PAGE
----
Pan on Wednesday told reporters the central bank and the National Financial Regulatory Administration would soon publish measures to encourage banks to lend to qualified developers. The document was released later that day.

“It is a significant step from the regulators to enhance credit support for developers,” UBS’ Wang said. “For developer financing to fundamentally and sustainably improve, property sales need to stop falling and start to recover, which could require more policy efforts to stabilize the property market.”

Real estate troubles are just one of several factors that have weighed on Chinese investor sentiment. The massive property industry has dragged down growth, and along with a slump in exports and lackluster consumption, kept the economy from rebounding from the pandemic as quickly as expected.

The mainland Chinese and Hong Kong stocks have steadily dropped to multi-year lows.

Stocks turned higher this week after a series of government announcements and media reports indicating forthcoming state support for growth and capital markets.

Such efforts to stabilize the stock market helps put a floor to stop the market from capitulating and falling further, Winnie Wu, Bank of America’s chief China equity strategist, said Thursday on CNBC’s “Street Signs Asia.”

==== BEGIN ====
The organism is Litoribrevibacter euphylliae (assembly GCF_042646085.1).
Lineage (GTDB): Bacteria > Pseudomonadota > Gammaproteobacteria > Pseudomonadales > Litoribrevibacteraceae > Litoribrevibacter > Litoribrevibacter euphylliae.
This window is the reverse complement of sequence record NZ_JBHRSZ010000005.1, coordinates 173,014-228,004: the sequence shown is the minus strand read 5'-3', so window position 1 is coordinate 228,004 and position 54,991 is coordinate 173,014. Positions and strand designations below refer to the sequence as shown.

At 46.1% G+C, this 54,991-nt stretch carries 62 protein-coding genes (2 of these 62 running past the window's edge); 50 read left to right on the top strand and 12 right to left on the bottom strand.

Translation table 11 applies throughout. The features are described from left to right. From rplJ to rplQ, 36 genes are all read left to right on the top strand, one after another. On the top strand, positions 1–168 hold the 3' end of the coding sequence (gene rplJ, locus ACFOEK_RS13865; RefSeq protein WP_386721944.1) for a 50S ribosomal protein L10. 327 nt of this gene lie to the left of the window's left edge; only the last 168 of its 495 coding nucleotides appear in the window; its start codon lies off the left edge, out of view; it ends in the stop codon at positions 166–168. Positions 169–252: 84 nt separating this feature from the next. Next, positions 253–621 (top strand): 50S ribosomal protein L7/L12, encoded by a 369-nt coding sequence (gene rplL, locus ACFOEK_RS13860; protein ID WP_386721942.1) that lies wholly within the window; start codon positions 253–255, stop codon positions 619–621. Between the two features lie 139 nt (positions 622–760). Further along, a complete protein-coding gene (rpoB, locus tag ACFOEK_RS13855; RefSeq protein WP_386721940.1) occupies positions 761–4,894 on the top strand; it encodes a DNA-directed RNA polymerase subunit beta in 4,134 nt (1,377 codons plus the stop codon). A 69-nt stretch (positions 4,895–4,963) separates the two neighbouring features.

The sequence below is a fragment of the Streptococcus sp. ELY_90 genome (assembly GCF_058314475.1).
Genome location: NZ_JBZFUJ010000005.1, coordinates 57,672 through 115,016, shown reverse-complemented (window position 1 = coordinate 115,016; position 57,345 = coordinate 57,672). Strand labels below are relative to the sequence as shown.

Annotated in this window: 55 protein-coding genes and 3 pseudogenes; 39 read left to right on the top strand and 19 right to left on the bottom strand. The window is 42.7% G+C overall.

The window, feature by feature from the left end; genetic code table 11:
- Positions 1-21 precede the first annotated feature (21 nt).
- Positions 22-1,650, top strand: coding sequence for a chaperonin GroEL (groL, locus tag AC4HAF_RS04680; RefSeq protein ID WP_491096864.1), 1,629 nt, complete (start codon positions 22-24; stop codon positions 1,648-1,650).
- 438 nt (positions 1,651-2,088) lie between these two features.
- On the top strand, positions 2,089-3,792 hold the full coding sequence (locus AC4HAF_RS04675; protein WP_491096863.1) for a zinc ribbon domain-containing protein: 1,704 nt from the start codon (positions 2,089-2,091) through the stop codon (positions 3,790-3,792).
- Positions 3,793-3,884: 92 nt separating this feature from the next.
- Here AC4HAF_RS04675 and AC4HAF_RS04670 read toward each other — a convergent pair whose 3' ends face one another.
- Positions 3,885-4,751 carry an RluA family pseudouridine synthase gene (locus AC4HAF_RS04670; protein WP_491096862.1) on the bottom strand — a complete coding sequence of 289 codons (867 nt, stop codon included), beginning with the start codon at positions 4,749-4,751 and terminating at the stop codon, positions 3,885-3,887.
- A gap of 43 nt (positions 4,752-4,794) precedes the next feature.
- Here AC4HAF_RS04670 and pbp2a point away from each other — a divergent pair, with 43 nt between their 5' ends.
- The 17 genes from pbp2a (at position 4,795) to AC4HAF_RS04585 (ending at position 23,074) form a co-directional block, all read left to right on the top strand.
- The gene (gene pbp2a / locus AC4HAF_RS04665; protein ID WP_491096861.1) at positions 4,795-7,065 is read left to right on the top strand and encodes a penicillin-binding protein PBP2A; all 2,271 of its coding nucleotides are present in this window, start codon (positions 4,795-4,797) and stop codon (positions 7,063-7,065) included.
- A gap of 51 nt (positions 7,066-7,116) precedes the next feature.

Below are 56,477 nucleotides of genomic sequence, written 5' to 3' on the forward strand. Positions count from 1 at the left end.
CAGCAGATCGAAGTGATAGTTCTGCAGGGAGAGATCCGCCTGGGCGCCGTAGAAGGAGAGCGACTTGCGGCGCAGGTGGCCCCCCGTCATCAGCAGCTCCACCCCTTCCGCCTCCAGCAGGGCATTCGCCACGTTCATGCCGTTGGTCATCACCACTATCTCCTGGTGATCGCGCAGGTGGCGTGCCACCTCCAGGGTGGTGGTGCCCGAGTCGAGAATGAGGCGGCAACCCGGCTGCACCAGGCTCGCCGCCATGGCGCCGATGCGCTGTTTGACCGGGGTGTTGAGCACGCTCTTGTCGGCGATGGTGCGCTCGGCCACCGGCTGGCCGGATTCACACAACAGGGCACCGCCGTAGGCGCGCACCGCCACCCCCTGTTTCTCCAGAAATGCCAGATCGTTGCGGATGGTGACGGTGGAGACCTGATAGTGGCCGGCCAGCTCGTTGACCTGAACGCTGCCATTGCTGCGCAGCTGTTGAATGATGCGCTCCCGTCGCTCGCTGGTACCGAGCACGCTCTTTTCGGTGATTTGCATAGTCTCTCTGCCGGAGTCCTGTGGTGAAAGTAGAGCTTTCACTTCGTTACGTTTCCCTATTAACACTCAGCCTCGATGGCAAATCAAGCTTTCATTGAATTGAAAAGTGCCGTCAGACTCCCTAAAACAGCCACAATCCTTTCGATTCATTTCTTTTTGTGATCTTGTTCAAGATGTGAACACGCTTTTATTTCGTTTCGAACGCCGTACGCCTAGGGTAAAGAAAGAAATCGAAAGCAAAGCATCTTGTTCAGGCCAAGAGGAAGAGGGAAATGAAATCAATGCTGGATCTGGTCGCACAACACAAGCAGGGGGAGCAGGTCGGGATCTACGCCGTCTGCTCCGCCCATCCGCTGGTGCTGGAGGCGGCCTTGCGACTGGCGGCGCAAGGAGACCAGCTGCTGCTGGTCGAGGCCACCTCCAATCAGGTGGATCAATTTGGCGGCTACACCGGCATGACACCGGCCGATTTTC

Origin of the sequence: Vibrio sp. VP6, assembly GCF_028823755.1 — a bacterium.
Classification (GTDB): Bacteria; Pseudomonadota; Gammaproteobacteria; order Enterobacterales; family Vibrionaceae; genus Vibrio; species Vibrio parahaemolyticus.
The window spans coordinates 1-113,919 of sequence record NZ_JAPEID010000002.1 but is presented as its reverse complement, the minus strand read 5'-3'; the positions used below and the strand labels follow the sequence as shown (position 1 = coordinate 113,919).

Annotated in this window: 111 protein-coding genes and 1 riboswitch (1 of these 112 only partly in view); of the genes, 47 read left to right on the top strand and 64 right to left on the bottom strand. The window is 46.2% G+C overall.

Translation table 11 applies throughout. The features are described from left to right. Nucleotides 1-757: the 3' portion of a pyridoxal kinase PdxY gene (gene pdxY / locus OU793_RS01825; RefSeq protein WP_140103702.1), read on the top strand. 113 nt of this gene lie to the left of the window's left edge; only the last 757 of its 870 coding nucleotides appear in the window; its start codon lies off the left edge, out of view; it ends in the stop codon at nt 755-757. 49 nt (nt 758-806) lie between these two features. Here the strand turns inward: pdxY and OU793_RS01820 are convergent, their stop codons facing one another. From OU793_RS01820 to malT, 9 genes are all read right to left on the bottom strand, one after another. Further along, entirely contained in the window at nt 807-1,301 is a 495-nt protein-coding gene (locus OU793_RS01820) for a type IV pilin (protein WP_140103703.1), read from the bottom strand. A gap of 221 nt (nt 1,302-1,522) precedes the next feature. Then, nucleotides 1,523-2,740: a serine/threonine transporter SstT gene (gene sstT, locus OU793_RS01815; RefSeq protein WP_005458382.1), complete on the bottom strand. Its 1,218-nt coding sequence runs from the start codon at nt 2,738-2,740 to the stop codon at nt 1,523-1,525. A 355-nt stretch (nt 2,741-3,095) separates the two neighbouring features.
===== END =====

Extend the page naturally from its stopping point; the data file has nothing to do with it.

But she pointed out a fundamental turnaround in the economy is needed for investors to return to Chinese stocks, which will take time.

A 2 trillion yuan boost?

The world’s second-largest economy grew by 5.2% in 2023, according to official numbers released last week. That’s a marked slowdown from double-digit growth in decades past.

Chinese Premier Li Qiang on Monday called for much stronger measures to boost market stability and confidence, according to an official readout.

On Tuesday, Bloomberg News, citing people familiar with the matter, said Chinese authorities are looking to use state-owned companies’ funds to stabilize the market — in a package of about 2 trillion yuan ($278 billion).

PBOC Governor Pan on Wednesday did not mention such a fund, although he took the initiative to speak about the capital markets, Citi’s Philip Yin and a team pointed out in a report. They said the 2 trillion yuan in capital would need to be deployed over weeks or months given current regulations, and would only amount to a fraction of current trading volume.